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Moderate learning difficulties, or MLD, refers to a disorder characterized by academic or social deferment. It is typically recognized in school-aged children who do not progress scholastically, or who do not progress as quickly as their peers. Another widely used term for this disability is global learning difficulties.
This moderate learning delay often manifests in youngsters and adults for several reasons. MLD may have psychological features, according to experts. Emotional immaturity is often one of the associated symptoms of moderate learning difficulties. This is not always the case, however. Many individuals with MLD suffer also from disorders such as dyslexia and other learning disabilities.
According to experts, some individuals who are predisposed to moderate learning difficulties develop symptoms from an early age or in infancy. In other cases, these learning difficulties may develop as a result of another condition. Babies who are born prematurely or born to mothers who have a drug dependency may be more likely to be develop MLD. Certain medical conditions may also play a role in the manifestation of moderate learning difficulties.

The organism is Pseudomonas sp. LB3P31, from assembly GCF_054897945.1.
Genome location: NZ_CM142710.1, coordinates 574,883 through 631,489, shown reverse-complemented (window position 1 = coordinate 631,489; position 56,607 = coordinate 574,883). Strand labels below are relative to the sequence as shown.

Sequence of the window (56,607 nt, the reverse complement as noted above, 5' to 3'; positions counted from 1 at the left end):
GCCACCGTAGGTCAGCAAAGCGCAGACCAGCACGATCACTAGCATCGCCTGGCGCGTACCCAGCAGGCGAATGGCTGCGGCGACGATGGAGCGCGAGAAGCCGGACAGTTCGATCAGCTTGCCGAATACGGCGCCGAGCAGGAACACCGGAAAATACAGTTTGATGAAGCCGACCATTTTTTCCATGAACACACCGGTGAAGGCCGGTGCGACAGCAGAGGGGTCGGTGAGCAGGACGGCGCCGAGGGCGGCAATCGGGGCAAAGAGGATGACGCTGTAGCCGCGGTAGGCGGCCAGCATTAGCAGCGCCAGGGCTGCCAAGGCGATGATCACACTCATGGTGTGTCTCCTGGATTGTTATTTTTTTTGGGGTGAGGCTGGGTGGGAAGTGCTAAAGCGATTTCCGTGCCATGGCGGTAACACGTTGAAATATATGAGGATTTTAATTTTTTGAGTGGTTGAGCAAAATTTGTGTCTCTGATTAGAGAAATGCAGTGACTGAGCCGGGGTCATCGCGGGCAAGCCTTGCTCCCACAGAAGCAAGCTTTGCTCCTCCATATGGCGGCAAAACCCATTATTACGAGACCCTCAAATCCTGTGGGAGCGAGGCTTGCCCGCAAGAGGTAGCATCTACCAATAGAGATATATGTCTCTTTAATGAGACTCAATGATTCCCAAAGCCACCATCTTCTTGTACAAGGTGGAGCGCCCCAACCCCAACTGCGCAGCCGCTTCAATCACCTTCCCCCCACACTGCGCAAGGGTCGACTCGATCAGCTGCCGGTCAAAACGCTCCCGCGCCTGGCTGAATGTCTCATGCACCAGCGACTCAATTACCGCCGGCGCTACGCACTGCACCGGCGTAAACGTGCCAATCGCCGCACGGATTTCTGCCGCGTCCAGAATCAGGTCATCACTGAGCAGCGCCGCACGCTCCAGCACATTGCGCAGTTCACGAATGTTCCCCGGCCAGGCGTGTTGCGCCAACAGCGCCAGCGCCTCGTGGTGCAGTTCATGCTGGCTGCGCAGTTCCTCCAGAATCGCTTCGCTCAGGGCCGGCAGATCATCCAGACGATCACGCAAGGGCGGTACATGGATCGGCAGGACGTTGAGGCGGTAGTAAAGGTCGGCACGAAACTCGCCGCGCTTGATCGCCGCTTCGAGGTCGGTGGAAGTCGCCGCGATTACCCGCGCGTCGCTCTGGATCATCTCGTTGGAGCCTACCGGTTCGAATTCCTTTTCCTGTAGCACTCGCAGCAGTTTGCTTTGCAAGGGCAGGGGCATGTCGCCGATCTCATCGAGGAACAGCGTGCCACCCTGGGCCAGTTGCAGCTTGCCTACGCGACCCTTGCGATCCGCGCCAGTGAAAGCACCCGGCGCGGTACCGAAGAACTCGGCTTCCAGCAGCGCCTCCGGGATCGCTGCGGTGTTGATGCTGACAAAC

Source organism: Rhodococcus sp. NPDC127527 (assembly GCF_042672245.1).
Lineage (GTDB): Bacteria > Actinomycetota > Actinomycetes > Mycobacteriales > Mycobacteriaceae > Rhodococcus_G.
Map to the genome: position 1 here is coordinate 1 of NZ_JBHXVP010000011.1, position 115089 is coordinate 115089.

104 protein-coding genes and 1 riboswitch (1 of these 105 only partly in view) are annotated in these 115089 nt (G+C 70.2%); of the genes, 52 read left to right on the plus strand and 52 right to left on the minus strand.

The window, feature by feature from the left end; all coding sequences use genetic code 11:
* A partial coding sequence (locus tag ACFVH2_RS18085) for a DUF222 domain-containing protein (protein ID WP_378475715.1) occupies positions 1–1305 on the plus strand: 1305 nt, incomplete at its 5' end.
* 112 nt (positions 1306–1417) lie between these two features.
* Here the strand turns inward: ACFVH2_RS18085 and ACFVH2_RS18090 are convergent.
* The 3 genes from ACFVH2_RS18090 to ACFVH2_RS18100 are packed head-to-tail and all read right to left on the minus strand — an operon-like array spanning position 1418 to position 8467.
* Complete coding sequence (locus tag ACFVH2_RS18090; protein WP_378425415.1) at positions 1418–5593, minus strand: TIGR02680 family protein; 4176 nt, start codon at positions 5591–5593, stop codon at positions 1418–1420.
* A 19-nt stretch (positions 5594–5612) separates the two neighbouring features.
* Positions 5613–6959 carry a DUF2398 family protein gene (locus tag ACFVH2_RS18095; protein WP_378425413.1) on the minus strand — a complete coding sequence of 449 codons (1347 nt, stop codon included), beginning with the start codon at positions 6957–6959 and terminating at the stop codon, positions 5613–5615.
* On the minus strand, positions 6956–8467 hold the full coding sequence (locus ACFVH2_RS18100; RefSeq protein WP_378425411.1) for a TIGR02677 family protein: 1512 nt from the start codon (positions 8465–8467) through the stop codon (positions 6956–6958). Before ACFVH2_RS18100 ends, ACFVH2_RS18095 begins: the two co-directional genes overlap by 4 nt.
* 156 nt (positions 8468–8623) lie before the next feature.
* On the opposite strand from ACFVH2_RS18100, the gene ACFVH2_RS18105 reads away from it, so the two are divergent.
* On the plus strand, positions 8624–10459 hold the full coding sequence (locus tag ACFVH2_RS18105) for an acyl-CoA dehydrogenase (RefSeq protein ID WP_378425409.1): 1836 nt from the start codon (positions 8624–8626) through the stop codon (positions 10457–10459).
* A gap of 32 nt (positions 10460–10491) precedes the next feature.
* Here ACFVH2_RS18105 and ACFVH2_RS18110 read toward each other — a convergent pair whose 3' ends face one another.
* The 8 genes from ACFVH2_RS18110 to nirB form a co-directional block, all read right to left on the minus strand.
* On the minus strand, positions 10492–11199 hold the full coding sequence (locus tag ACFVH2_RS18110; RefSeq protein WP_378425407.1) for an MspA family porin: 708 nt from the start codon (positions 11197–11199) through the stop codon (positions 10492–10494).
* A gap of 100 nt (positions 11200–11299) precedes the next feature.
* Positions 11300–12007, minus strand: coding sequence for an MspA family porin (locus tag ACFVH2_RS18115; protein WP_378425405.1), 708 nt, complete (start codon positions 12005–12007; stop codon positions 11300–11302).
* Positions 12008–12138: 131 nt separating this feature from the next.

Not all individuals with MLD possess below-average intelligence. Many people with this disorder have normal intelligence. Learning disabilities can impact everything from how the individual perceives shapes and colors, to poor language skills. In many cases, none of these issues have any bearing on the person's intelligence. The individual may have capabilities, but lack the skills to effectively execute them.
There are exceptions to this, however. Some children and adults affected by MLD have a low intelligence quotient (IQ). While below-average intelligence does not define moderate learning difficulties, this can be a factor in some individuals.
Those who have MLD may also have emotional issues and behavioral problems. Children may show signs of short attention spans and hyperactivity in class. Individuals with autism or Asperger's syndrome may also exhibit moderate learning difficulties.
Global learning difficulties are also associated with conditions such as attention deficit disorder. Individuals suffering from this disorder often have difficulty concentrating. This may impair cognitive abilities and academic progress. Therefore, individuals who have been diagnosed with attention deficit disorder may also suffer from moderate learning difficulties.
Traumatic brain injuries at birth or in childhood may lead to MLD. Individuals who have cerebral palsy and other conditions of the central nervous system may be affected by moderate learning difficulties. Children and adults who have hearing difficulties may also suffer from MLD.
The article is very general, sure it would take a large volume to be exhaustive but in my opinion there are 2 major omissions there; 1. Most MLD diagnosed children are apraxia (dyspraxia). 2. Most MLD are actually above average IQ or average IQ.
Conclusion all LD can be improved substantially, providing the correct strategies are used. --Tom J.
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